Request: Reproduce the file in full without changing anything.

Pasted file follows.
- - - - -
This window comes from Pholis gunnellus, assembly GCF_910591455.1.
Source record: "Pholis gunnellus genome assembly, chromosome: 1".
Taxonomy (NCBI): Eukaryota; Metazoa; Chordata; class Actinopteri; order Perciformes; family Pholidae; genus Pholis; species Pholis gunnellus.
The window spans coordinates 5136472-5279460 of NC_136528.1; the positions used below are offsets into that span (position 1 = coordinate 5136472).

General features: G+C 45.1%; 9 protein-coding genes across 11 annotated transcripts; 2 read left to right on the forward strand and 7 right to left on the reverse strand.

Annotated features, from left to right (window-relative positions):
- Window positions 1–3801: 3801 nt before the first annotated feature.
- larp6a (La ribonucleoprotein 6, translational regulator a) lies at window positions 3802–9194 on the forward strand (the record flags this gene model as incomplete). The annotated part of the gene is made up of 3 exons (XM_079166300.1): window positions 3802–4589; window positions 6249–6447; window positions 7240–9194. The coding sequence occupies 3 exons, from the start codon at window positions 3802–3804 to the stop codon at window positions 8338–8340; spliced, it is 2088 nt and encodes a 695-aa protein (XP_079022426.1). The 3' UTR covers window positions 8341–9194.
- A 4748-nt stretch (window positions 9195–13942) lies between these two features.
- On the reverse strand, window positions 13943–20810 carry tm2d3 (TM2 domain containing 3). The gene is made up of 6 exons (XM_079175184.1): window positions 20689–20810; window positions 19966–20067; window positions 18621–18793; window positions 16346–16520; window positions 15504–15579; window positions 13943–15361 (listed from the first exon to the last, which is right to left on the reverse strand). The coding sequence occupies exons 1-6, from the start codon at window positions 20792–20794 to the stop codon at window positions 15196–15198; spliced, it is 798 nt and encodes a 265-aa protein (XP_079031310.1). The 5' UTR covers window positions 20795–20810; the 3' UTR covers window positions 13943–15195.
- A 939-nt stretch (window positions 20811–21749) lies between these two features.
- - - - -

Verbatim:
This window comes from Pholis gunnellus, assembly GCF_910591455.1.
Source record: "Pholis gunnellus genome assembly, chromosome: 1".
Taxonomy (NCBI): Eukaryota; Metazoa; Chordata; class Actinopteri; order Perciformes; family Pholidae; genus Pholis; species Pholis gunnellus.
The window spans coordinates 5136472-5279460 of NC_136528.1; the positions used below are offsets into that span (position 1 = coordinate 5136472).

General features: G+C 45.1%; 9 protein-coding genes across 11 annotated transcripts; 2 read left to right on the forward strand and 7 right to left on the reverse strand.

Annotated features, from left to right (window-relative positions):
- Window positions 1–3801: 3801 nt before the first annotated feature.
- larp6a (La ribonucleoprotein 6, translational regulator a) lies at window positions 3802–9194 on the forward strand (the record flags this gene model as incomplete). The annotated part of the gene is made up of 3 exons (XM_079166300.1): window positions 3802–4589; window positions 6249–6447; window positions 7240–9194. The coding sequence occupies 3 exons, from the start codon at window positions 3802–3804 to the stop codon at window positions 8338–8340; spliced, it is 2088 nt and encodes a 695-aa protein (XP_079022426.1). The 3' UTR covers window positions 8341–9194.
- A 4748-nt stretch (window positions 9195–13942) lies between these two features.
- On the reverse strand, window positions 13943–20810 carry tm2d3 (TM2 domain containing 3). The gene is made up of 6 exons (XM_079175184.1): window positions 20689–20810; window positions 19966–20067; window positions 18621–18793; window positions 16346–16520; window positions 15504–15579; window positions 13943–15361 (listed from the first exon to the last, which is right to left on the reverse strand). The coding sequence occupies exons 1-6, from the start codon at window positions 20792–20794 to the stop codon at window positions 15196–15198; spliced, it is 798 nt and encodes a 265-aa protein (XP_079031310.1). The 5' UTR covers window positions 20795–20810; the 3' UTR covers window positions 13943–15195.
- A 939-nt stretch (window positions 20811–21749) lies between these two features.